A related measure is recovery time, or how long it takes for the camera to get ready to take another picture. Not every camera maker specifies recovery time, but it’s worth considering when they do. It’s common for cams to offer a burst capability, firing off several shots in rapid succession, or a multi-shot mode with a selectable period of time between shots. You can also set the interval between triggered events, so your memory card doesn’t fill up with shots of the same show-off deer.
Also related to trigger speed is detection range: how close to the camera an animal must get to trigger the motion detector. Naturally, a longer (farther) detection range will capture more wildlife movement, but may fill your card more quickly.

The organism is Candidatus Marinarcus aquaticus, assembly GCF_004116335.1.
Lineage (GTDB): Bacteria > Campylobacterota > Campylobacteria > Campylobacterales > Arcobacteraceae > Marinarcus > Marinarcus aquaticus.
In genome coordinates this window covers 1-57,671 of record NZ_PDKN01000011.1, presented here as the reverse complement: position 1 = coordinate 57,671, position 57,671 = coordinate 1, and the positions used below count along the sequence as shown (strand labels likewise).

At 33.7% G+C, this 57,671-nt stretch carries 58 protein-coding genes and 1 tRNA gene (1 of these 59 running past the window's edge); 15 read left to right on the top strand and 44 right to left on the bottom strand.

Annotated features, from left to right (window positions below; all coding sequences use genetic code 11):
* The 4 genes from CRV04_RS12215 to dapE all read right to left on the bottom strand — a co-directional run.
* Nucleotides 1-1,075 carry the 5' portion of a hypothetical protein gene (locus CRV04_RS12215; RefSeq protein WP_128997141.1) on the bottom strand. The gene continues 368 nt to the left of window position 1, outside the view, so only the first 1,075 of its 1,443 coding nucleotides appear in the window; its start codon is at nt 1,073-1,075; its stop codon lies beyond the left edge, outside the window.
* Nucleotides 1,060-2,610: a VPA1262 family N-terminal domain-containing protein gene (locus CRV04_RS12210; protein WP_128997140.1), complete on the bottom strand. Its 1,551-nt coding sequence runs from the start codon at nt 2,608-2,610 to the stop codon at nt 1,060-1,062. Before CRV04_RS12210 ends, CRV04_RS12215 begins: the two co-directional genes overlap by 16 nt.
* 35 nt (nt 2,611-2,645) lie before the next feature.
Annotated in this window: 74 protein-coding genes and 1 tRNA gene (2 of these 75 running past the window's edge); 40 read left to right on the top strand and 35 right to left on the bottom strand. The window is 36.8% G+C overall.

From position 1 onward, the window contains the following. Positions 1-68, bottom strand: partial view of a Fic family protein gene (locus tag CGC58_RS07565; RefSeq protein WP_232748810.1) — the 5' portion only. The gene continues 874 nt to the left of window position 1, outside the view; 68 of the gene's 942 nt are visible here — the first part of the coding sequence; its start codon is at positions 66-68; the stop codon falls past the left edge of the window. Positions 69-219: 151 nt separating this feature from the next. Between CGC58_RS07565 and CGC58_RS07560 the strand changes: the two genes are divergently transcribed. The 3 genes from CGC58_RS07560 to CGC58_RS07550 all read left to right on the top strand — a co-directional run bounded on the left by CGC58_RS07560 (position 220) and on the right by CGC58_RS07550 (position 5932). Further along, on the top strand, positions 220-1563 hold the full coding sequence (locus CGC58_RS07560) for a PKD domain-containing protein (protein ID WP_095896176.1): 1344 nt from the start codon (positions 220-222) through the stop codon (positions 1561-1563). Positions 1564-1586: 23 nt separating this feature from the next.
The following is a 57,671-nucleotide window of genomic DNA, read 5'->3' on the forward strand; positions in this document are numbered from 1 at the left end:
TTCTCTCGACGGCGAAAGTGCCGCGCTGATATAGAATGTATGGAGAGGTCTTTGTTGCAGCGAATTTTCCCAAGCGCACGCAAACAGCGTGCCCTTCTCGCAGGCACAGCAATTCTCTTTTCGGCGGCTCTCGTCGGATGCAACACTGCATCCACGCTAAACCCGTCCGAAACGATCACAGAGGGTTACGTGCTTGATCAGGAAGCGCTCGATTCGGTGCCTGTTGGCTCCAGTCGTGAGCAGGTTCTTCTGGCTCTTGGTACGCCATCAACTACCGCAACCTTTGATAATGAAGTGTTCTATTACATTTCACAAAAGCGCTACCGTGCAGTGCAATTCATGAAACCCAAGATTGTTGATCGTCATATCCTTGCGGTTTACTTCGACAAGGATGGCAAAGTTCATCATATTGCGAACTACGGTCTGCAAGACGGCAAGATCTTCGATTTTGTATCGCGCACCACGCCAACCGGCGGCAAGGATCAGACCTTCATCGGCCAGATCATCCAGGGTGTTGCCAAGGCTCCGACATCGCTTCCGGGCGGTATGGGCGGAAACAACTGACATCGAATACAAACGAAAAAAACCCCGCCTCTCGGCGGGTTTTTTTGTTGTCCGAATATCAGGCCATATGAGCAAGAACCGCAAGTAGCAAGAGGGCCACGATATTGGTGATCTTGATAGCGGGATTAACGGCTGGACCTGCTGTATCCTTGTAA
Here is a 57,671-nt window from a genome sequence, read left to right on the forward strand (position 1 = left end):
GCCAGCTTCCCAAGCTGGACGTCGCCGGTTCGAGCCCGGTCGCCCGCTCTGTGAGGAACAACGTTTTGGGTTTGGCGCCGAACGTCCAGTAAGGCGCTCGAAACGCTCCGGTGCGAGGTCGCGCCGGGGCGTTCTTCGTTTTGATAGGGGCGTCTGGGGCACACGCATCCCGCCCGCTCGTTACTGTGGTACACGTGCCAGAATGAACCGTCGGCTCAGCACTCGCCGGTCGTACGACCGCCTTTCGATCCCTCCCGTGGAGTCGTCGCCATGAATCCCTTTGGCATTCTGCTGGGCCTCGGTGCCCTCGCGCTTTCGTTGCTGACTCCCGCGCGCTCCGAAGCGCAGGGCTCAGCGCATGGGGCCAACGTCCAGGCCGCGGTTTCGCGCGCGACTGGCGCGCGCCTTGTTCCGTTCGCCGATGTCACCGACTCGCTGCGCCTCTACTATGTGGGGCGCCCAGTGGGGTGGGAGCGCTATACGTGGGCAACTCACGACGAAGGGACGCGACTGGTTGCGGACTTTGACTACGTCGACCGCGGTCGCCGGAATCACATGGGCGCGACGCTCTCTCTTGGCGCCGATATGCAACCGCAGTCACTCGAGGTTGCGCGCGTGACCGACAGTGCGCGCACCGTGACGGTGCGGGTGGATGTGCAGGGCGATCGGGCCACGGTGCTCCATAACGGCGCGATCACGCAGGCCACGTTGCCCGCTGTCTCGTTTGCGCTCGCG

As with cameras in general, the higher the resolution, the higher the potential for a sharp picture or video. But be aware that, often, the maximum resolution listed for a camera is an interpolation, or enhancement, of a significantly lower “native” resolution—the camera simply adds pixels to what the sensor captures. The good news is that even the native resolution is usually sufficient to capture really nice photos and video, and they’ll take up less space on your memory card. Many cameras give the user the ability to select the still-photo resolution and the video resolution. Browning’s Recon Force 4K lists a maximum resolution of 32MB for photos and UHD 4K maximum video resolution, with lower resolutions available.